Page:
Taking a narrative approach to understanding human cognition and meaning making, this unit explores the nature of human interpersonal-psychodynamics from the perspective of the Christian theological tradition. The unit thus engages with the practical reflective skills required for supporting human relationships that enhance dignity and human flourishing in church settings. We explore the Christian understanding of Grace and the role it might play in human healing, and focus on the concepts of meaning, identity, purpose and culture and the interplay between each of these in healing.

Unit code: DP3700P

Unit status: Approved (New unit)

Points: 18.0

Unit level: Undergraduate Level 3

Unit discipline: Pastoral Theology and Ministry Studies

Proposing College: Pilgrim Theological College

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Learning outcomes


Identify the key dimensions of human healing in a narrative approach to Christian pastoral practice


Critically integrate the key dimensions of a narrative approach with the fundamental lines of the Christian narrative.


Roleplay the 6 key skills that inform a narrative approach supporting human dignity in pastoral settings.

Unit sequence

Designed to be middle unit to a three unit sequence: Prerequisite Unit: DP2600P Life Abundantly in Christ With a further DP unit to follow


In order to address current grave concerns in pastoral practice and supervision in church settings, the learning and teaching strategy utilized in this unit draws extensively upon nearly 500 years of Jesuit educational philosophy and practice found in the Ignatian Pedagogical Paradigm (IPP).

The IPP understands learning and teaching as sequenced in exploration of context, experience, reflection, action, and evaluation. This process enables students’ readiness to engage in a learning process that is transformative of the whole person, mind and heart. The learning process that the IPP facilitates draws on the Christian view of the human person in its structure and content, for example, by emphasising the students’ dignity and creative contribution to the experience of learning. The vision of the IPP presupposes that learner and teacher enter into a mutual and reciprocal relationship whereby each searches for the insight of the other and in the service of shared learning.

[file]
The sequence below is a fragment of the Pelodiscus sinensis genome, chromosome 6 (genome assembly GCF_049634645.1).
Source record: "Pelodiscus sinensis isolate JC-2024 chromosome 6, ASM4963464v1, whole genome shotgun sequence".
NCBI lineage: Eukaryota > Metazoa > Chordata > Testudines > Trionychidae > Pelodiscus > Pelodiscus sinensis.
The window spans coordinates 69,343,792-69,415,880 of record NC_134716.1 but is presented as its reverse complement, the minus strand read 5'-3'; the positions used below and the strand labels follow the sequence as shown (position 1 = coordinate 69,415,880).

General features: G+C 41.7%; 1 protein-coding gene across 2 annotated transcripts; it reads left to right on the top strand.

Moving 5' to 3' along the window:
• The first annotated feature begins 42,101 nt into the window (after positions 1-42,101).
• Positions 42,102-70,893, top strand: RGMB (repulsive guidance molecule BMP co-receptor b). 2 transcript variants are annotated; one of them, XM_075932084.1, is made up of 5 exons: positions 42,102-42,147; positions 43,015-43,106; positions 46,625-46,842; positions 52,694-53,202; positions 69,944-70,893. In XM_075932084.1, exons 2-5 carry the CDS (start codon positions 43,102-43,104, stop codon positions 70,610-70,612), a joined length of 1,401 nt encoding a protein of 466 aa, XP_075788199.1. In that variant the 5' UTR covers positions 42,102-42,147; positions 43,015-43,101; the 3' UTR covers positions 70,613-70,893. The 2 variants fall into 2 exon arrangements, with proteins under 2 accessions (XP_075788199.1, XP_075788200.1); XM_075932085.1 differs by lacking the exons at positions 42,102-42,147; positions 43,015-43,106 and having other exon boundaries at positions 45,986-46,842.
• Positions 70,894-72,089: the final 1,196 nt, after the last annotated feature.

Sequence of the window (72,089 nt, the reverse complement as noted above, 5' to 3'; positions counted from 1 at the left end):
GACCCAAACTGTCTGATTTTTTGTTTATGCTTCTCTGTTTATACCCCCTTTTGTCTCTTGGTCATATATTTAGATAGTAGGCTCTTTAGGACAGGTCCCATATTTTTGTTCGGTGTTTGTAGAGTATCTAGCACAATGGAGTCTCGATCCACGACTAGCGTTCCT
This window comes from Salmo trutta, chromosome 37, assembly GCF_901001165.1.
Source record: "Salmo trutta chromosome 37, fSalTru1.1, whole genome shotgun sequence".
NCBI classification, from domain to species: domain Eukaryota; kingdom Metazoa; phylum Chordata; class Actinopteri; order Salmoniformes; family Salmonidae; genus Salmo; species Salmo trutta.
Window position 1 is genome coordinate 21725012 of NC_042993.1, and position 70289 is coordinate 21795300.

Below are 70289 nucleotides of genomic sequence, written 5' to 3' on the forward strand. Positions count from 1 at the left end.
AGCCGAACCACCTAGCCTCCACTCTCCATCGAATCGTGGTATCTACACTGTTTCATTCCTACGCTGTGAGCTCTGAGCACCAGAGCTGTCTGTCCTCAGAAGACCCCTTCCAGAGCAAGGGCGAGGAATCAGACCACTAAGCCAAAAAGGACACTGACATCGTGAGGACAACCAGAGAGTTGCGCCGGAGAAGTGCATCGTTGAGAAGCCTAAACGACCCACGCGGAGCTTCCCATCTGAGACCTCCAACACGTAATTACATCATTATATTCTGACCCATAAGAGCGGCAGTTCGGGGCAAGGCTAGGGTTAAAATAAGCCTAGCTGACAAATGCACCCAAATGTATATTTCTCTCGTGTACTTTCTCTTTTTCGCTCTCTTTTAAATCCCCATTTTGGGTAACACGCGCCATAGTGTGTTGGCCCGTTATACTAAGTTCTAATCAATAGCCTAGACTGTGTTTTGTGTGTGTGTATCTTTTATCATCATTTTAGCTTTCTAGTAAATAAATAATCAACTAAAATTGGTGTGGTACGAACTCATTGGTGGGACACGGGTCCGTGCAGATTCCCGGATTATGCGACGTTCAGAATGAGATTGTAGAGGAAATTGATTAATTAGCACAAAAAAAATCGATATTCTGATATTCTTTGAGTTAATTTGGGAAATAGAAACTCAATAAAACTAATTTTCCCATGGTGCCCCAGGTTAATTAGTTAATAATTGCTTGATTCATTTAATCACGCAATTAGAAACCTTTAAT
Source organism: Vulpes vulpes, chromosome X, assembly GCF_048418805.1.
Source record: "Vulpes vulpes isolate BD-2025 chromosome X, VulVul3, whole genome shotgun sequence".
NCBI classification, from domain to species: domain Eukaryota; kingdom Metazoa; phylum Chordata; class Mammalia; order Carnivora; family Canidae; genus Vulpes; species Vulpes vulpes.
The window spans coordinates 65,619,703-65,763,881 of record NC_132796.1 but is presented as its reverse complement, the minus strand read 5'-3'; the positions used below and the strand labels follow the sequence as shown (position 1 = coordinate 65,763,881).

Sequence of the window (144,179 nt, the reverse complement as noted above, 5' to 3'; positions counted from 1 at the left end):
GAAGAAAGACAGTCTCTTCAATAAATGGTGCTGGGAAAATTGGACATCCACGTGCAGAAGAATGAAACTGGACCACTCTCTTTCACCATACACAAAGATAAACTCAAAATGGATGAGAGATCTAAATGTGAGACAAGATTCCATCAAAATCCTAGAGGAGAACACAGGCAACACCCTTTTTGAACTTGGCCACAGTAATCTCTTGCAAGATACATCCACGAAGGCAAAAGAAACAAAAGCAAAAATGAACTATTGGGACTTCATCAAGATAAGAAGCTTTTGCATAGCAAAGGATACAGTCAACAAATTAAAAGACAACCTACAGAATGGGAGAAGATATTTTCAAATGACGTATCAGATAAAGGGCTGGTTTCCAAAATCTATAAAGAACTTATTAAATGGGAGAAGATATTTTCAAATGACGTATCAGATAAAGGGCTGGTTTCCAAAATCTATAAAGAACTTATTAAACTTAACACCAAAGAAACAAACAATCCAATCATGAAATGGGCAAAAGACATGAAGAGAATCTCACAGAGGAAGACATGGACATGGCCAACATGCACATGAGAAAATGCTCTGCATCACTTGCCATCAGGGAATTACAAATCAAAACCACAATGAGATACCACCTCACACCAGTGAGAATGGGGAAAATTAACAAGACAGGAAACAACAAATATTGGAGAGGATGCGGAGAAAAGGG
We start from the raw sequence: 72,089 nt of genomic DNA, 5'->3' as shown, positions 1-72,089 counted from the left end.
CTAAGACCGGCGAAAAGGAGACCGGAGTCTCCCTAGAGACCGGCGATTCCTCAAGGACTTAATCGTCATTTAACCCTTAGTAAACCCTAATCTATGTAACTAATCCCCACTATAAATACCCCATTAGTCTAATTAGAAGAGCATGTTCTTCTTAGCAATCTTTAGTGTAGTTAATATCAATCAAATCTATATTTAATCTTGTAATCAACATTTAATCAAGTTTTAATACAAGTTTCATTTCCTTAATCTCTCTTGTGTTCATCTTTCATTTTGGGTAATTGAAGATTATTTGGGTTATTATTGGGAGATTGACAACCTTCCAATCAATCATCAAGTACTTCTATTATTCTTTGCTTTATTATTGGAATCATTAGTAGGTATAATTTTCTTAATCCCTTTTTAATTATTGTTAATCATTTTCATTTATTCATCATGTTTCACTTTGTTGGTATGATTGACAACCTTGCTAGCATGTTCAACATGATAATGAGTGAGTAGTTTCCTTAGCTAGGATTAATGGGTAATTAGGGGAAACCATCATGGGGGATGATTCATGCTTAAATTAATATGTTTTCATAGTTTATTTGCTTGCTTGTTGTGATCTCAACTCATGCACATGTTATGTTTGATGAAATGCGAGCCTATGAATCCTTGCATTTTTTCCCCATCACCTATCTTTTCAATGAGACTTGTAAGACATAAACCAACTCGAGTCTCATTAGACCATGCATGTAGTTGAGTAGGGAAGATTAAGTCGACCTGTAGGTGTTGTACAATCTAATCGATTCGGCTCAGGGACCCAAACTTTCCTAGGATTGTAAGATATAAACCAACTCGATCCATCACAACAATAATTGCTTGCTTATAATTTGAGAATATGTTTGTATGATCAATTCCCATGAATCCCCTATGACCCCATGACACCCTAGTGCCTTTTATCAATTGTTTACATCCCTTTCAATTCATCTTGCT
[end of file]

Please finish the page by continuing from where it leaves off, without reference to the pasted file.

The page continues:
The unit utilizes this strategy because it specifically offers a model of adult-learning that recognizes, supports, respects, and develops the wealth of experience and knowledge that students bring to this unit. This strategy aims at facilitating students’ appropriation of unit content in relation to their own learning needs and personal growth. As a result, this strategy generates readiness for personal transformation and meaningful professional impact

Indicative Bibliography

  1. Alison, James. On Being Liked. London: Dartman, Longman and Todd, 2003. Chapter 1 “Contemplation in a world of violence”.
  2. Freeman, Jennifer., Epston, David., & Lobovits, Dean. Playful Approaches to Serious Problems: Narrative Therapy with Children and their Families. New York: W. W. Norton & Company, 1997. Chapter 3, pp. 47-67.
  3. Madsen, W. Collaborative Therapy with Multi-Stressed Families. New York: Guildford, 2007.
  4. May MD, Gerald G. Addiction and Grace: Love and Spirituality in the Healing of Addictions. San Francisco: HarperCollins Publishers, 1988.
  5. Morgan, Alice. What is narrative therapy? An easy-to-read introduction. Adelaide: Dulwich Centre Publications, 2000.
  6. Raskin, F. D., and A. M. Lewansowski. The Construction of Disorder as Human Enterprise. Washington DC: American Psychological Association, 2000.
  7. White, M. Maps of Narrative Practice. New York: Norton, 2007.


Type Description Word count Weight (%)
Essay 2000 50.0
Oral Presentation 1500 40.0
Personal Reflection 1000 10.0

Unit approved for the University of Divinity by Maggie Kappelhoff on 18 Sep, 2020

Unit record last updated: 2020-09-18 09:20:41 +1000